Despite a significant fall in Indian operations’ Ebitda (earnings before interest, taxes, depreciation, and amortisation), T V Narendran (pictured below), managing director, India and South East Asia, Tata Steel, remains hopeful. He tells Aditi Divekar about gaining comfort from not having to buy iron ore. He also speaks of his wait for the Kalinganagar unit (Odisha) to get operational. Excerpts:
Tata Steel India has witnessed a significant fall in its Ebitda (operating earnings) due to weak steel prices and demand. Now, with an additional cost head of the district mineral fund (DMF), where do you see the Ebitda?
The margins will remain squeezed as steel prices fall and also because of the DMF contribution, but at least there is comfort that we won’t have to buy iron ore. We bought almost five million tonnes last year and some of the overhang is still going on.
So, hopefully Tata Steel will have their mines operational, where we will save on raw material costs.
About domestic steel demand, it is OK. Tata Steel always sells whatever it produces, so I am not concerned about the volumes.
Maybe Tata Steel is not affected in terms of its volumes, but steel prices have declined, so realisations will take a hit. How do you plan to tackle that?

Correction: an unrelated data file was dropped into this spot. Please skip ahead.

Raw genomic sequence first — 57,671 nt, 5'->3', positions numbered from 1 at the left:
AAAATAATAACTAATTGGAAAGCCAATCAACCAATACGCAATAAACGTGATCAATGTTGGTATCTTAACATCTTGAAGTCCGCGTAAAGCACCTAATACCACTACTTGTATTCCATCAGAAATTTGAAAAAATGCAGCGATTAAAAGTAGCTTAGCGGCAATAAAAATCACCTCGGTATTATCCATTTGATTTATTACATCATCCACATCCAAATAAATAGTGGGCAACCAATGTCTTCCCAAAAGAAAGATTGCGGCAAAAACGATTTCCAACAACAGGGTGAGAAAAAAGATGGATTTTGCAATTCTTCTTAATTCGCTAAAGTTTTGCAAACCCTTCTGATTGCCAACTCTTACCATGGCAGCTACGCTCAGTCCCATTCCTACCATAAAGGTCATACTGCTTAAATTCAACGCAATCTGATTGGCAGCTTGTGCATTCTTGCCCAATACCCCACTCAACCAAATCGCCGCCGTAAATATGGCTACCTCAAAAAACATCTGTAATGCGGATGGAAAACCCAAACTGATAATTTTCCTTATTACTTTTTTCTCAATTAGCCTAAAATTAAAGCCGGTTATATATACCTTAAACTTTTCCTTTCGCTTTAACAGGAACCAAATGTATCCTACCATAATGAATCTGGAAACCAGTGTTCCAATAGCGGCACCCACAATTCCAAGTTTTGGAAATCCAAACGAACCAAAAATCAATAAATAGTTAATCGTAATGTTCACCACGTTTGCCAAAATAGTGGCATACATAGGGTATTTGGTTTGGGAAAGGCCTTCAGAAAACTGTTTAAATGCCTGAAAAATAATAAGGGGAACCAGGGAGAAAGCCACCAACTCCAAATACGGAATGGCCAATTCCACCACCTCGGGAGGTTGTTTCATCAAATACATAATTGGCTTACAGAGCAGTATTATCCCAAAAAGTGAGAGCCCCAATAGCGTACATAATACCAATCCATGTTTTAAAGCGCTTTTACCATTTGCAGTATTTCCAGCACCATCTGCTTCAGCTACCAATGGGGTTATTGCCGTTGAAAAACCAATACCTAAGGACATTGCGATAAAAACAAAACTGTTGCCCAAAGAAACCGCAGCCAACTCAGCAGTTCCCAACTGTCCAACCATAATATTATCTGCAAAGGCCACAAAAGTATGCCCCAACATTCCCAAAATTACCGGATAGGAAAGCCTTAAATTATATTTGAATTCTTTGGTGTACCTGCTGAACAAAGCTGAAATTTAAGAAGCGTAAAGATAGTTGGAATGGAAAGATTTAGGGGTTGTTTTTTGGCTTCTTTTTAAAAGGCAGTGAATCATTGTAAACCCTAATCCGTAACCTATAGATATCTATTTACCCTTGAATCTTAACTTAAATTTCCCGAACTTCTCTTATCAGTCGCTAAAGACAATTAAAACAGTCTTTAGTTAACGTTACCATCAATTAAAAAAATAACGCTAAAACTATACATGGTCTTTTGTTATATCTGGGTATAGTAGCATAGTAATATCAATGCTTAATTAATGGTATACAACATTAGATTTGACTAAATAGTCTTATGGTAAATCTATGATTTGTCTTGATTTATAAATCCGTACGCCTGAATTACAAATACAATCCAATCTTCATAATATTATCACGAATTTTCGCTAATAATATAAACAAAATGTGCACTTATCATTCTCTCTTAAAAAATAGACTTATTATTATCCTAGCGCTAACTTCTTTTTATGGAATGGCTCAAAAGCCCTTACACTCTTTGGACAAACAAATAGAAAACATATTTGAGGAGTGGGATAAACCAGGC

In the steel sector, one needs to look at a long-term perspective and not just on a quarter-on-quarter basis.
We believe in the government's Make-in-India theme and are hopeful that steel prices will move up once demand goes up, as more investment comes into the infrastructure segment. We are bullish on the demand front.
Can you give us an update on your Kalinganagar plant in Odisha? Will the FY16 production figures include the entire three million tonnes from this plant. Does the mid-2015 deadline for this project stands pushed back.
The plant is almost ready, but is waiting for some environmental clearances. We have sought the consent to operate (CTO), but the government has asked for some clarifications and we have replied. As soon as we get the CTO, about 150 days from then, the plant will start to run.
As far as production contribution from Kalinganagar goes, I will not comment till I get the CTO.
For Kalinganagar, we are waiting by the day and whether this project stands pushed back only depends on when we get the CTO.
Tata Steel’s Thai deliveries have been under pressure. How do you see the deliveries, given even the Thai steel sector is hurt due to increased imports?
Last month, after a long time, we crossed 100,000-tonne sales in Thailand, and so it’s good. If you see the Thai economy, it’s the slowest-growing one in South East Asia, as there was a lot of political instability.
But the martial law has been giving some economic stability, so we hope things will look up in coming months.